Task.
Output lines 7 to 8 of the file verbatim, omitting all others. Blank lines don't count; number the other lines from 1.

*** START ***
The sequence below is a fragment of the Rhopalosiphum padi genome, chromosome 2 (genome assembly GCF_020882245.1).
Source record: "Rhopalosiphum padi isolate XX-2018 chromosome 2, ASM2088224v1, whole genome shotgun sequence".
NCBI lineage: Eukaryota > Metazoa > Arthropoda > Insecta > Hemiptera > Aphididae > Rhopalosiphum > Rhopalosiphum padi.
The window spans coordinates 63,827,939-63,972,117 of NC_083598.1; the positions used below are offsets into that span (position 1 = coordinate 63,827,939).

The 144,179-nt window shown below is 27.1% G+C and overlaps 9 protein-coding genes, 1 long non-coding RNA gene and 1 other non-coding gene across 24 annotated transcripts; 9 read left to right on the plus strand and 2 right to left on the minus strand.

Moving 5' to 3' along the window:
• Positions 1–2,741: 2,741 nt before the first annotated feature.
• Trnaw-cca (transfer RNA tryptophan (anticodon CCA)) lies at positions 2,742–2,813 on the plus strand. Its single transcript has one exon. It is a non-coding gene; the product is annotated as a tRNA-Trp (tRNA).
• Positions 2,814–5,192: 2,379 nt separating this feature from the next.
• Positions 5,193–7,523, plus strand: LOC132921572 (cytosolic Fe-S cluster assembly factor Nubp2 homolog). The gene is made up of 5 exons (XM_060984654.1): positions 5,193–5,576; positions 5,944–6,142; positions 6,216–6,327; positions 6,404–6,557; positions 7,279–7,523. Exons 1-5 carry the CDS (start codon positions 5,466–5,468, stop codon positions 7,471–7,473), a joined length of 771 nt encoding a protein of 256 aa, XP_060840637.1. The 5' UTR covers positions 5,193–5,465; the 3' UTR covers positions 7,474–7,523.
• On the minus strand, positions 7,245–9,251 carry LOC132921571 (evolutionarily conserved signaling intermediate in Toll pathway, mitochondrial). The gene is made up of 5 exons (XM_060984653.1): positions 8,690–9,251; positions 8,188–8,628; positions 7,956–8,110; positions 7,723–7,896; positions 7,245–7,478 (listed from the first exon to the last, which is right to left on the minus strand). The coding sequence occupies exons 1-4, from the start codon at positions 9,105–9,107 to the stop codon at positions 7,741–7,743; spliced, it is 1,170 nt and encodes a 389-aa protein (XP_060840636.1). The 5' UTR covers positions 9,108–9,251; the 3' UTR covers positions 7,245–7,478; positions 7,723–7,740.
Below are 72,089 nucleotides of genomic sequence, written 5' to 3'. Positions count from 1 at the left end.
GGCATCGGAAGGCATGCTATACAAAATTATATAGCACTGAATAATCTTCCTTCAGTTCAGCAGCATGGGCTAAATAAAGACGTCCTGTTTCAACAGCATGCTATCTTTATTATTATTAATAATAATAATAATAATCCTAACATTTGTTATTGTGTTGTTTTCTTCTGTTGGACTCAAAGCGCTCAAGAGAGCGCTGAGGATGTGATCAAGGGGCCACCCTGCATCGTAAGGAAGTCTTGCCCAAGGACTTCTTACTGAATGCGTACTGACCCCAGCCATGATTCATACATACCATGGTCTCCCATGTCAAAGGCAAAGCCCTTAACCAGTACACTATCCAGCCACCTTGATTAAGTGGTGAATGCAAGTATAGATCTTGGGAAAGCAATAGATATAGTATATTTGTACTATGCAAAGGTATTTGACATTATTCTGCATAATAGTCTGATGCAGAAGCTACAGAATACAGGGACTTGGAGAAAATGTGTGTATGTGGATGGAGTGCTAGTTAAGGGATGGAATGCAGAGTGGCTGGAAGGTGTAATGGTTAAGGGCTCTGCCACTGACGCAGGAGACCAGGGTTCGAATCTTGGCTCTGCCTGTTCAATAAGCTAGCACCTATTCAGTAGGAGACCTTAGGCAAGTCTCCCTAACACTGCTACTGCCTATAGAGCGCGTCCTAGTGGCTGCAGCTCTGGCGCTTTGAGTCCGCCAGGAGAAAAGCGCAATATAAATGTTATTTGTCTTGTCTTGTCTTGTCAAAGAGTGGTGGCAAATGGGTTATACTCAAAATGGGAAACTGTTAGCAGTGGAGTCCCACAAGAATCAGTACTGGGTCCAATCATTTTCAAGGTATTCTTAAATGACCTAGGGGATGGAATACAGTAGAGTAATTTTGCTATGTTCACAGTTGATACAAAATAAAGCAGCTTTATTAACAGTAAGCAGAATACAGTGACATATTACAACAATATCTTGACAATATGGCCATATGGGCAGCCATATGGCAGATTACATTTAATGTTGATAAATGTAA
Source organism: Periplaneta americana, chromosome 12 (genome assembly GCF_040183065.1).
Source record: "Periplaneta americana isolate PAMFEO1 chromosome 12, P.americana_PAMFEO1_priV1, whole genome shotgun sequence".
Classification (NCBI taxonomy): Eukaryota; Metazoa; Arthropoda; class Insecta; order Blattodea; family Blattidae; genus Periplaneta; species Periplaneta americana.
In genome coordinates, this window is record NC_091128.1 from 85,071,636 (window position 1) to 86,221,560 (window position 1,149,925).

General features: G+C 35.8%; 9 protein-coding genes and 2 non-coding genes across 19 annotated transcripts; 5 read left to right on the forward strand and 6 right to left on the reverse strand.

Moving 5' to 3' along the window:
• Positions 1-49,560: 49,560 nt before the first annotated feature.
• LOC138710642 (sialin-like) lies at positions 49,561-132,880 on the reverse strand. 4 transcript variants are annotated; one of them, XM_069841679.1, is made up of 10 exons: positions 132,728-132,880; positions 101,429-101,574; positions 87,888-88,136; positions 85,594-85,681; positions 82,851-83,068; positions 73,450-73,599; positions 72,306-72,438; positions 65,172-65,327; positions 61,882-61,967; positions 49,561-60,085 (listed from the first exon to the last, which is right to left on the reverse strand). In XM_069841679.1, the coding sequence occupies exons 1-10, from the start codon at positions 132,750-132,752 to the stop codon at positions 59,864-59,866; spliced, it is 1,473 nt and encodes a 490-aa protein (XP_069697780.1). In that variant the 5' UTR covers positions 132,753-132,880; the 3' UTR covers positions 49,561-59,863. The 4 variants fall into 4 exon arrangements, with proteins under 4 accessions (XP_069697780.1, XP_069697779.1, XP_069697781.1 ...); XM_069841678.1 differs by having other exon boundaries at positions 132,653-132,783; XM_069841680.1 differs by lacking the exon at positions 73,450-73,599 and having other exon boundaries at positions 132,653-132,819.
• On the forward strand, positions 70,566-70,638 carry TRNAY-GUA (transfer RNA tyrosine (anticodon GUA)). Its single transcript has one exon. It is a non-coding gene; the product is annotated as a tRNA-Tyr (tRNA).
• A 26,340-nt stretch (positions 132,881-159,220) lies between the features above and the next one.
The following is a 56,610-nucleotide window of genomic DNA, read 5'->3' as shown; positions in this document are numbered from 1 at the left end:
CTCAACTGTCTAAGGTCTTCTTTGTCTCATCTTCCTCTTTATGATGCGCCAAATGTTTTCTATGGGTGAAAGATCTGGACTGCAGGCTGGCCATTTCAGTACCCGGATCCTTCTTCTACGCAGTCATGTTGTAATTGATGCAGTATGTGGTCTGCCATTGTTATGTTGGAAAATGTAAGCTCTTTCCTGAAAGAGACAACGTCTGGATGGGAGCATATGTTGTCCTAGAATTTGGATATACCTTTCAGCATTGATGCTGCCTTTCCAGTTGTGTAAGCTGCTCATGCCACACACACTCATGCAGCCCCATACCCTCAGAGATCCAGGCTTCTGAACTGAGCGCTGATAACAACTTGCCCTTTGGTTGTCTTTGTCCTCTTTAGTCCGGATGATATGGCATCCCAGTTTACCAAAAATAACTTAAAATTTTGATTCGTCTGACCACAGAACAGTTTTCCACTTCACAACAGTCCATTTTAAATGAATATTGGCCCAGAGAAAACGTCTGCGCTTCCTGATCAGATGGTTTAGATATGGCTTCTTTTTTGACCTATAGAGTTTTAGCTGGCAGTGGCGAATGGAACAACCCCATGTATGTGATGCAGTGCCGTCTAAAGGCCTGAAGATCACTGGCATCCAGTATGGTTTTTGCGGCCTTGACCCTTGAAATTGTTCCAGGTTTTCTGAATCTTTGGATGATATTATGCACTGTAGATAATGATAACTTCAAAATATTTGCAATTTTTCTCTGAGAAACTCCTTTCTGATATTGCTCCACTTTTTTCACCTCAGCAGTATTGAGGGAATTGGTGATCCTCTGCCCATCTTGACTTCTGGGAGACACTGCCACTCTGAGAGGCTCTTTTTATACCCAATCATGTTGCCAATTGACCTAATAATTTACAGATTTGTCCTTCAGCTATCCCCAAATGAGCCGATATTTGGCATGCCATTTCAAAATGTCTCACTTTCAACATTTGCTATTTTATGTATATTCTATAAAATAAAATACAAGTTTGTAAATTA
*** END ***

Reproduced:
• Positions 1–2,741: 2,741 nt before the first annotated feature.
• Trnaw-cca (transfer RNA tryptophan (anticodon CCA)) lies at positions 2,742–2,813 on the plus strand. Its single transcript has one exon. It is a non-coding gene; the product is annotated as a tRNA-Trp (tRNA).